The Iranian dictatorship is now older than most of the people living in the country, and after more than 43 years, it is clear that the regime will not be overthrown without blood. Iran’s system of government, which consists of a legislature and an elected president (although there are severe restrictions on who can run), has co-opted legions of potential dissidents into the system itself, while preserving its inherently dark authority structure and circular. Basically, all roads lead back to the Supreme Leader and his hand-picked Council of Guardians. Elected officials operate under the illusion of independence, which can be withdrawn at any time when policy conflicts with the official regime.

But in recent years this structure has not been enough to put an end to major protests. Successful authoritarian rule depends on a combination of threatened repression, prosperity and stability. But despite strong economic growth this year, Iran’s isolation from the global economy has still left young people in particular with reduced life expectancies. The World Bank estimates that almost a third of the country’s young people are not working, in school, or in another form of employment training. The result is waves of popular unrest that are coming more and more often. The regime was forced to rely on blunt coercion, a tactic that alienates the population the more often it is deployed. After the 2009 protests, thousands of Green Movement leaders and activists were arrested, and dissident leaders were given show trials. But the government carefully calibrated the violence, as Borzou Daragahi wrote, thereby “avoiding too much international attention and public wrath.”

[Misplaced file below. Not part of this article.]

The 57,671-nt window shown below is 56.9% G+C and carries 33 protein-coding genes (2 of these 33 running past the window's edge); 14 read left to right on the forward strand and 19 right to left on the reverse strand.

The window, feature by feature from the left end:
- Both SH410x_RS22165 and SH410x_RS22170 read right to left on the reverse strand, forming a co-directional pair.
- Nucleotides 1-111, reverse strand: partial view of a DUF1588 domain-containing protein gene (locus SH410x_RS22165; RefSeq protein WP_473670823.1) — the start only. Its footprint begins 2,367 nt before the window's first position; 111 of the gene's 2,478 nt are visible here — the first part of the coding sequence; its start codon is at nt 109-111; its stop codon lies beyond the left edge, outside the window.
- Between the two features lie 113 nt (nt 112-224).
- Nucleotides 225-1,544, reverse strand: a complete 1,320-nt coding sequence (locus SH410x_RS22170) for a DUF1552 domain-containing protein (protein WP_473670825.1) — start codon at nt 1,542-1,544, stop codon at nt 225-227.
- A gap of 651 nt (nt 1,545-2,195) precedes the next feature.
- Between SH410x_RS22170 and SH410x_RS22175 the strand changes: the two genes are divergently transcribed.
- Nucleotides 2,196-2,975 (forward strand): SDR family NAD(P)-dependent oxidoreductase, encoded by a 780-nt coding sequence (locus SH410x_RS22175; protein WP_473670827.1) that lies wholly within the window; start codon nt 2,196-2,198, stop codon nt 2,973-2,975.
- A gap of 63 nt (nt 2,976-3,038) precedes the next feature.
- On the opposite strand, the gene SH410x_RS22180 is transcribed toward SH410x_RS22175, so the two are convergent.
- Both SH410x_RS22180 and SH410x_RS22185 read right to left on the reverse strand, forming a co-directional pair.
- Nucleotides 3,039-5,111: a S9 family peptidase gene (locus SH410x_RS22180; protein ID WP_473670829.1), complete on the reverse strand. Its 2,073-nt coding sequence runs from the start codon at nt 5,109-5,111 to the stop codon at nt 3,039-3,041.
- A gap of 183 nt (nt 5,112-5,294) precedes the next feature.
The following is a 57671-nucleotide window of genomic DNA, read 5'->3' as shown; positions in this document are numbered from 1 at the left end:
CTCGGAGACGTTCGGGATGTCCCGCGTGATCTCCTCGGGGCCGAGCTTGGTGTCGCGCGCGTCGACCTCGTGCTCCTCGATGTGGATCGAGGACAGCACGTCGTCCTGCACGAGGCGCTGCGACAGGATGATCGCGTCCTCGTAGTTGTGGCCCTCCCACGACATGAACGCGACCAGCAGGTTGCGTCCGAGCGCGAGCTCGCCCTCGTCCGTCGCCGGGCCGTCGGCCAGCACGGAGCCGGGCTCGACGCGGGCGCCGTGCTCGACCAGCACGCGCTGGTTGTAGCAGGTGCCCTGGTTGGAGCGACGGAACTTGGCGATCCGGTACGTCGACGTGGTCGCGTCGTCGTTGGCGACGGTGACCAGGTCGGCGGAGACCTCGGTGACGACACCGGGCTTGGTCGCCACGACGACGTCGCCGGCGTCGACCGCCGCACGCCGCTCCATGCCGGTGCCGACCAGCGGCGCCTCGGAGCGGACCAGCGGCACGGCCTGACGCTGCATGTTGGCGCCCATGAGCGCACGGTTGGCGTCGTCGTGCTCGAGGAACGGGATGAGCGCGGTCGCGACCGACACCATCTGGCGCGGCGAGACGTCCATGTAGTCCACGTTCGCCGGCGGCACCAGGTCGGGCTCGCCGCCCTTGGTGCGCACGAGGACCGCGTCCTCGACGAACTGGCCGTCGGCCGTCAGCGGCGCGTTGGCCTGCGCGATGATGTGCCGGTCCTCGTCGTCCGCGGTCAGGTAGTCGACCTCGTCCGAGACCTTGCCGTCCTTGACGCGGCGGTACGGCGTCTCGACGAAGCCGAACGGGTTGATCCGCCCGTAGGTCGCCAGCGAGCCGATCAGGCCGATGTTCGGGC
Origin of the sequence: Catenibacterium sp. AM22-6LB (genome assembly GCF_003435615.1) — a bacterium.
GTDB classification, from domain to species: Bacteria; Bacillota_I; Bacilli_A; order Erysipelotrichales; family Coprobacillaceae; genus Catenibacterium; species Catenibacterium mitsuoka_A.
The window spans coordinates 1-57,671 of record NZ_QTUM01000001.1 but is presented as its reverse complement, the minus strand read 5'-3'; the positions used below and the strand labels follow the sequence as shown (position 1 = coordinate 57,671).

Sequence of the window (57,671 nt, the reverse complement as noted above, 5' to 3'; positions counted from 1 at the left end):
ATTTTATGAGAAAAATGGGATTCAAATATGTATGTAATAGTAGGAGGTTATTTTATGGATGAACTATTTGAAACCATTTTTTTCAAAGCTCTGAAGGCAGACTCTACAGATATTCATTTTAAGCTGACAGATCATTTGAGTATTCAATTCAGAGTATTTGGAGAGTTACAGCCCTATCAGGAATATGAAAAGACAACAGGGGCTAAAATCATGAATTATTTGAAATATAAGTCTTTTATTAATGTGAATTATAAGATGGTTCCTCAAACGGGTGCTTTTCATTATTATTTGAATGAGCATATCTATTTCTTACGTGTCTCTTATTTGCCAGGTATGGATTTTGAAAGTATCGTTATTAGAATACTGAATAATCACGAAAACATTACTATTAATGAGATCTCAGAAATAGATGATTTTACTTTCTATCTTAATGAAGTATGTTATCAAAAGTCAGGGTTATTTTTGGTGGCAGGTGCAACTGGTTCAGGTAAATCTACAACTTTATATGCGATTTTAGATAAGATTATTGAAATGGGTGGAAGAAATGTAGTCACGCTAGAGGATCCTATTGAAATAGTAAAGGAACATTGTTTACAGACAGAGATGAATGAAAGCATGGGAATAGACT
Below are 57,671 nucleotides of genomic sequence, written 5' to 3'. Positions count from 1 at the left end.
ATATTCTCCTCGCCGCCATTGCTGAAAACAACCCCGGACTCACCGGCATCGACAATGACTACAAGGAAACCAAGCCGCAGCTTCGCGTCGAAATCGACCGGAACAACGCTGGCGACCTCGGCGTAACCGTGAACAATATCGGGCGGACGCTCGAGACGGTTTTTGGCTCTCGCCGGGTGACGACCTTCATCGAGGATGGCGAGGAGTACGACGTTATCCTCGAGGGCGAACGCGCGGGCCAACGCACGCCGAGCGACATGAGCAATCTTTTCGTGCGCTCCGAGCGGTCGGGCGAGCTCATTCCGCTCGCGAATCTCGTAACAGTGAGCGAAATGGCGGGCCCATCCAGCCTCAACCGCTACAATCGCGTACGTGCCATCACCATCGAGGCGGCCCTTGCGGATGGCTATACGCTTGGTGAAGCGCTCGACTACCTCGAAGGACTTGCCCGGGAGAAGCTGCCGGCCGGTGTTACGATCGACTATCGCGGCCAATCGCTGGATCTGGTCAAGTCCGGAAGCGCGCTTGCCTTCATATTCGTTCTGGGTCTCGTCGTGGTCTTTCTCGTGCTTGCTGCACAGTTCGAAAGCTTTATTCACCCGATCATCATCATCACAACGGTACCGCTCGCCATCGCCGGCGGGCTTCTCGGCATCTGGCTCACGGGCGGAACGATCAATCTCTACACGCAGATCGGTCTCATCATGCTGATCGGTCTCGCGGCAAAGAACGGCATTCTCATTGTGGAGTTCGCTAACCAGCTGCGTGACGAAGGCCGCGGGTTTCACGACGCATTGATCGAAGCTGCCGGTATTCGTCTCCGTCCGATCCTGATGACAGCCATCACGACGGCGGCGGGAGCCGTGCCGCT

What is the bottom line?

If you were a gambler, you would bet on the regime weathering these protests with a combination of repression and concessions. That’s what happened in every street mobilization in the past – the well-funded and gargantuan security forces restore order and protesters return to their homes with little to show for their efforts. But because the regime has clamped down on Internet access sites and social media, and because journalists cannot work freely in Iran, it is difficult to know exactly the extent of the protests. Political scientists have found that in order for street uprisings to succeed, the dissidents must somehow sway the elites, persuading security forces not to unleash violence in order to maintain the status quo and forcing a negotiated transition process on reluctant rulers. There is no evidence yet that this is still happening in Iran, where the country’s elite Revolutionary Guard Corps wields extraordinary political and economic power.

One last problem for authorities in Tehran: Amini was from Iranian Kurdistan, where protests are fierce. At least 7 protesters have already been killed in the region. The country’s Kurdish minority has long rebelled against Tehran, and this incident could spark a wider uprising against the regime, one that has not only ideological but ethnic dimensions. religious too. And while Khamenei and his enforcers may be able to fight a one-front battle against defenseless protesters, the government’s efforts to complicate the uprising could add to the region’s resolve.